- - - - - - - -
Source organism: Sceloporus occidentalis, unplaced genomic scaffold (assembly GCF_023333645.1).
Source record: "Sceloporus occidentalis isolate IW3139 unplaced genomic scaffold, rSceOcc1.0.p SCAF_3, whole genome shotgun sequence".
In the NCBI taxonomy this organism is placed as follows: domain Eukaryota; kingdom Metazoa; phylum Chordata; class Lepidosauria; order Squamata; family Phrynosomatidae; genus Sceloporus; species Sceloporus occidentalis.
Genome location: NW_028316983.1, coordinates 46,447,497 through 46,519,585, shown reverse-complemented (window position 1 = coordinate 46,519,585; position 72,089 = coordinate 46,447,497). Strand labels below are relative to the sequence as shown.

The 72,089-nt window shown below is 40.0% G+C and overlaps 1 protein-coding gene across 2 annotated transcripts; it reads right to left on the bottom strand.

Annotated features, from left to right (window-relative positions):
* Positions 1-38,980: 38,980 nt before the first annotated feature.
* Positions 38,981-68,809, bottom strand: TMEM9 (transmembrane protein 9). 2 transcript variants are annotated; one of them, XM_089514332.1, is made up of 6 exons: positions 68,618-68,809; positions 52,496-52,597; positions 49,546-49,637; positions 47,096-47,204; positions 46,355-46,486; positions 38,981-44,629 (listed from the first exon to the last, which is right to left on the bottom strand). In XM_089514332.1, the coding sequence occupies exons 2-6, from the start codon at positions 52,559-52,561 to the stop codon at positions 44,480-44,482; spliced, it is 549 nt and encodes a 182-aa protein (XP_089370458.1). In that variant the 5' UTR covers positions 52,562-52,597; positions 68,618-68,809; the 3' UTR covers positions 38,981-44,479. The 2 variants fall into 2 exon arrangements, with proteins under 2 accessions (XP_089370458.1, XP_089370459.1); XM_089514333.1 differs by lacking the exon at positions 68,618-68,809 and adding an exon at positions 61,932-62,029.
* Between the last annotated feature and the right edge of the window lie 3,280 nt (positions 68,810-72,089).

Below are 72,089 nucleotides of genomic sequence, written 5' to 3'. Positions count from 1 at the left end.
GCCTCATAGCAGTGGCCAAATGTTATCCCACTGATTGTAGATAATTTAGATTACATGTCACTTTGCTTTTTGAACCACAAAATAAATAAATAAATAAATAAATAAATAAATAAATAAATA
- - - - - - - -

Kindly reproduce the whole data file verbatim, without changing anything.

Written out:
Source organism: Sceloporus occidentalis, unplaced genomic scaffold (assembly GCF_023333645.1).
Source record: "Sceloporus occidentalis isolate IW3139 unplaced genomic scaffold, rSceOcc1.0.p SCAF_3, whole genome shotgun sequence".
In the NCBI taxonomy this organism is placed as follows: domain Eukaryota; kingdom Metazoa; phylum Chordata; class Lepidosauria; order Squamata; family Phrynosomatidae; genus Sceloporus; species Sceloporus occidentalis.
Genome location: NW_028316983.1, coordinates 46,447,497 through 46,519,585, shown reverse-complemented (window position 1 = coordinate 46,519,585; position 72,089 = coordinate 46,447,497). Strand labels below are relative to the sequence as shown.

The 72,089-nt window shown below is 40.0% G+C and overlaps 1 protein-coding gene across 2 annotated transcripts; it reads right to left on the bottom strand.

Annotated features, from left to right (window-relative positions):
* Positions 1-38,980: 38,980 nt before the first annotated feature.
* Positions 38,981-68,809, bottom strand: TMEM9 (transmembrane protein 9). 2 transcript variants are annotated; one of them, XM_089514332.1, is made up of 6 exons: positions 68,618-68,809; positions 52,496-52,597; positions 49,546-49,637; positions 47,096-47,204; positions 46,355-46,486; positions 38,981-44,629 (listed from the first exon to the last, which is right to left on the bottom strand). In XM_089514332.1, the coding sequence occupies exons 2-6, from the start codon at positions 52,559-52,561 to the stop codon at positions 44,480-44,482; spliced, it is 549 nt and encodes a 182-aa protein (XP_089370458.1). In that variant the 5' UTR covers positions 52,562-52,597; positions 68,618-68,809; the 3' UTR covers positions 38,981-44,479. The 2 variants fall into 2 exon arrangements, with proteins under 2 accessions (XP_089370458.1, XP_089370459.1); XM_089514333.1 differs by lacking the exon at positions 68,618-68,809 and adding an exon at positions 61,932-62,029.
* Between the last annotated feature and the right edge of the window lie 3,280 nt (positions 68,810-72,089).

Below are 72,089 nucleotides of genomic sequence, written 5' to 3'. Positions count from 1 at the left end.
GCCTCATAGCAGTGGCCAAATGTTATCCCACTGATTGTAGATAATTTAGATTACATGTCACTTTGCTTTTTGAACCACAAAATAAATAAATAAATAAATAAATAAATAAATAAATAAATA